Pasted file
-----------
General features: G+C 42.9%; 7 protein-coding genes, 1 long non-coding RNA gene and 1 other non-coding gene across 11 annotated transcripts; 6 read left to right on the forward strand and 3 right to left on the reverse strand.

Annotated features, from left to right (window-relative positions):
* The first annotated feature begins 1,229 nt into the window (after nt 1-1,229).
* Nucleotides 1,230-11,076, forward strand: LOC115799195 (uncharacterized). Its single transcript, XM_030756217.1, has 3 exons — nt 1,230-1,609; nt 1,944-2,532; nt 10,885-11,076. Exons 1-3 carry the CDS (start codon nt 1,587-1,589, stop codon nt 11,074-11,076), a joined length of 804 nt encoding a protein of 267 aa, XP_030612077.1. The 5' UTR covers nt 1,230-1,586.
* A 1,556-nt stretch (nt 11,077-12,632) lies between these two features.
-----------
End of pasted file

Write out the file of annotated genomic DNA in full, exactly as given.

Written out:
General features: G+C 42.9%; 7 protein-coding genes, 1 long non-coding RNA gene and 1 other non-coding gene across 11 annotated transcripts; 6 read left to right on the forward strand and 3 right to left on the reverse strand.

Annotated features, from left to right (window-relative positions):
* The first annotated feature begins 1,229 nt into the window (after nt 1-1,229).
* Nucleotides 1,230-11,076, forward strand: LOC115799195 (uncharacterized). Its single transcript, XM_030756217.1, has 3 exons — nt 1,230-1,609; nt 1,944-2,532; nt 10,885-11,076. Exons 1-3 carry the CDS (start codon nt 1,587-1,589, stop codon nt 11,074-11,076), a joined length of 804 nt encoding a protein of 267 aa, XP_030612077.1. The 5' UTR covers nt 1,230-1,586.
* A 1,556-nt stretch (nt 11,077-12,632) lies between these two features.